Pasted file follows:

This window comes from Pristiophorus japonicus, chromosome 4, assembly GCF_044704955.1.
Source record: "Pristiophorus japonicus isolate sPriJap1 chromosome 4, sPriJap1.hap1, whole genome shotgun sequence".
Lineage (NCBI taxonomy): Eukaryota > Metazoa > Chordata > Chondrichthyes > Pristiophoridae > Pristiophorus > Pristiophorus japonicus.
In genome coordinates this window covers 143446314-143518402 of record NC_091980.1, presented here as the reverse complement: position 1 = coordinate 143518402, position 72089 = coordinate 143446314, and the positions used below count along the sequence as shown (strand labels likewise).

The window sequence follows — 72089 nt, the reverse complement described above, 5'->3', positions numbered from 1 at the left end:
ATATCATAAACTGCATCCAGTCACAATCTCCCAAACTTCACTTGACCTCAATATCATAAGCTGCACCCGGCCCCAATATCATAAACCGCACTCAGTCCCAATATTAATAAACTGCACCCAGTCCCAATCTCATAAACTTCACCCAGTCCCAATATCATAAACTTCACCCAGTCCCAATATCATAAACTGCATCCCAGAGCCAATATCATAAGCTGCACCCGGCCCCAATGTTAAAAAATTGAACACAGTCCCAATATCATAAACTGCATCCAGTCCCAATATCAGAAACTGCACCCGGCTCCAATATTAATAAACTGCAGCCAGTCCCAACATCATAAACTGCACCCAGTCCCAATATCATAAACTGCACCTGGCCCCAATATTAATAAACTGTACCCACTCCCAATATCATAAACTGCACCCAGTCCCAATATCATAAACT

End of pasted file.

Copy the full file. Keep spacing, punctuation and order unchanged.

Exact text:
This window comes from Pristiophorus japonicus, chromosome 4, assembly GCF_044704955.1.
Source record: "Pristiophorus japonicus isolate sPriJap1 chromosome 4, sPriJap1.hap1, whole genome shotgun sequence".
Lineage (NCBI taxonomy): Eukaryota > Metazoa > Chordata > Chondrichthyes > Pristiophoridae > Pristiophorus > Pristiophorus japonicus.
In genome coordinates this window covers 143446314-143518402 of record NC_091980.1, presented here as the reverse complement: position 1 = coordinate 143518402, position 72089 = coordinate 143446314, and the positions used below count along the sequence as shown (strand labels likewise).

The window sequence follows — 72089 nt, the reverse complement described above, 5'->3', positions numbered from 1 at the left end:
ATATCATAAACTGCATCCAGTCACAATCTCCCAAACTTCACTTGACCTCAATATCATAAGCTGCACCCGGCCCCAATATCATAAACCGCACTCAGTCCCAATATTAATAAACTGCACCCAGTCCCAATCTCATAAACTTCACCCAGTCCCAATATCATAAACTTCACCCAGTCCCAATATCATAAACTGCATCCCAGAGCCAATATCATAAGCTGCACCCGGCCCCAATGTTAAAAAATTGAACACAGTCCCAATATCATAAACTGCATCCAGTCCCAATATCAGAAACTGCACCCGGCTCCAATATTAATAAACTGCAGCCAGTCCCAACATCATAAACTGCACCCAGTCCCAATATCATAAACTGCACCTGGCCCCAATATTAATAAACTGTACCCACTCCCAATATCATAAACTGCACCCAGTCCCAATATCATAAACT